2011 Was a very challenging year for international volunteer organizations with most organizations reporting lower numbers. How will GeoVisions survive this economy? Have you adjusted any programs or modified your delivery?

Here is something that will make your eyebrows go up.  Our numbers were up in 2011. In fact, we ended 2011 up 22% over 2010. 

And so we came to 2012 having been one of the few who beat the odds and 2012 was going to be an amazing year.  Right?  Wrong, wrong, wrong.  2012 is not being kind to us right now.  How many business owners will be that honest with you?  For us, 2011 was an amazing time for growth.  We added infrastructure to provide great customer care.  We hired.  We supported our business and supported our incredible volunteers and teachers.  So why wouldn’t we have thought we got through the worst of it?

So we are a little surprised with 2012.  I think we are faced with enormous competition.  I see more senders than ever before.  At the same time I see more receivers marketing their projects on their own, turning receivers into competitors in fact.  We see owners posting fake reviews on sites to make them seem better than they really are.  We see owners in one country, setting up 2 or 3 companies in the U.S. and we think that’s dishonest.  But it goes unreported.

GeoVisions will survive this economy by doing what we always do.  Innovate.  We have added Au Pair sending.  We have decided to focus on only one aspect of volunteer abroad and that is medical.  We have the most amazing medical projects out there.  And in two months you will see Pharmacy projects, since no one else is serving this aspect of medical volunteering.  In researching pharmacy projects, did you know there are mobile pharmacies in Africa on camels?  These will be life-changing projects that no one else is doing.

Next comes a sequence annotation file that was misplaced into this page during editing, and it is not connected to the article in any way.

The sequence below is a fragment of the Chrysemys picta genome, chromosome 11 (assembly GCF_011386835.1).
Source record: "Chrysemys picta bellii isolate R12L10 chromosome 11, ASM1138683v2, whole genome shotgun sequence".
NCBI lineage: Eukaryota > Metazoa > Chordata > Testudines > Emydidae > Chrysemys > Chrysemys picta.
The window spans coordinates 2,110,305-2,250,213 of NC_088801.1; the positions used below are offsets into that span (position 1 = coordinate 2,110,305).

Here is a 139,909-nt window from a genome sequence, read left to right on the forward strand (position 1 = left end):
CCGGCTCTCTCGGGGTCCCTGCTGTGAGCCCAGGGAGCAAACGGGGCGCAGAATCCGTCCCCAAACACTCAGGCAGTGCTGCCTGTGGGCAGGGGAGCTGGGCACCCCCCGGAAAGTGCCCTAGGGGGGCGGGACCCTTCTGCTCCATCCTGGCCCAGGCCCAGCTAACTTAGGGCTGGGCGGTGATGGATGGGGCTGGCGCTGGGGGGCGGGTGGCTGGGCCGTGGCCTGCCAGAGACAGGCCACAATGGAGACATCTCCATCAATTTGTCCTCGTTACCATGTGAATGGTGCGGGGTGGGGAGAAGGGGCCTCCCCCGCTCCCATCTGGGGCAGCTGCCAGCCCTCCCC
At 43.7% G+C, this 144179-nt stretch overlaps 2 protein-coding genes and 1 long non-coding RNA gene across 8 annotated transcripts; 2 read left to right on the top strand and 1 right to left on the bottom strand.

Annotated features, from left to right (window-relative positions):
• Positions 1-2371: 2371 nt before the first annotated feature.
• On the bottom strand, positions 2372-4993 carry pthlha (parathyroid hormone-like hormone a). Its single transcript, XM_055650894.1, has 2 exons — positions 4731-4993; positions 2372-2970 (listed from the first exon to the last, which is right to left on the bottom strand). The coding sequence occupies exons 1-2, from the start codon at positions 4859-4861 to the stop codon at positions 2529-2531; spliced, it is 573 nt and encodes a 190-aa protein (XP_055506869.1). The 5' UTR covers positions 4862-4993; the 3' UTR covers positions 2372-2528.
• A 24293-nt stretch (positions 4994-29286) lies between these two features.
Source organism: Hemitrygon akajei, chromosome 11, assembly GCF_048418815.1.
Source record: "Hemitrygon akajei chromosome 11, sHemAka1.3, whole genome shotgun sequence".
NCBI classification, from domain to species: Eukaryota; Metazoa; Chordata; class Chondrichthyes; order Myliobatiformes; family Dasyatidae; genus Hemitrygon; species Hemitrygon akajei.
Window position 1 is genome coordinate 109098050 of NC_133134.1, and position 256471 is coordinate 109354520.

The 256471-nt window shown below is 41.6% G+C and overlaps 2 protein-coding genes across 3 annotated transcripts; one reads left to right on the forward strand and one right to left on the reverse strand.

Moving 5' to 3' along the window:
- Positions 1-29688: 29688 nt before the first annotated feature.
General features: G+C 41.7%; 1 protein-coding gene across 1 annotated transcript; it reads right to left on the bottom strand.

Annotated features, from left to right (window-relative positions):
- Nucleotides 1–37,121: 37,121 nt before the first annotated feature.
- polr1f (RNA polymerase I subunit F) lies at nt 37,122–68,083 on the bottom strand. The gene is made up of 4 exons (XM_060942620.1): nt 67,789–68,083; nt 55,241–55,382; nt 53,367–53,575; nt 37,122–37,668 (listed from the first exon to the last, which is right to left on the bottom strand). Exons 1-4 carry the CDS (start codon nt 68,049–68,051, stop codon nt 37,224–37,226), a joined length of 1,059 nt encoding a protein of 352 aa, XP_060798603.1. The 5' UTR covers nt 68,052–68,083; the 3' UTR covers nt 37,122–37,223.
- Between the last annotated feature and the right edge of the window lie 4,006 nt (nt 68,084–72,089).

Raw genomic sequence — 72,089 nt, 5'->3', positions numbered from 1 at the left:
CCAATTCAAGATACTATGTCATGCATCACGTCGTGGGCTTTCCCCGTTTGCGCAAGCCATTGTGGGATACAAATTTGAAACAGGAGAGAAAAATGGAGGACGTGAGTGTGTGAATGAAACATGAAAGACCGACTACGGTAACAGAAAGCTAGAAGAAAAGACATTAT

Recently, we added the most exciting Conversation Partner program we have ever had.  Go to Italy, live in an apartment or with a host family and coach baseball.  But you must tutor the players in English.  You must have an impressive baseball resume, because you’ll be a coach.  But you’ll also be a tutor.  We need 2 each month, 12 months out of the year.  That is so exciting.

The future looks incredible. 

It is what gets me out of bed each day, feeling better now than I did 20 years ago.   Innovation is a big part of our success.  The passion for what caused me to take my first trip abroad in the 70s and how that impacted my life is as strong today as it was 38 years ago.  And, as long as I’m able, I’ll be here with my partners and we’ll be sitting around a table talking about the good old days and how we survived 2011 and 2012.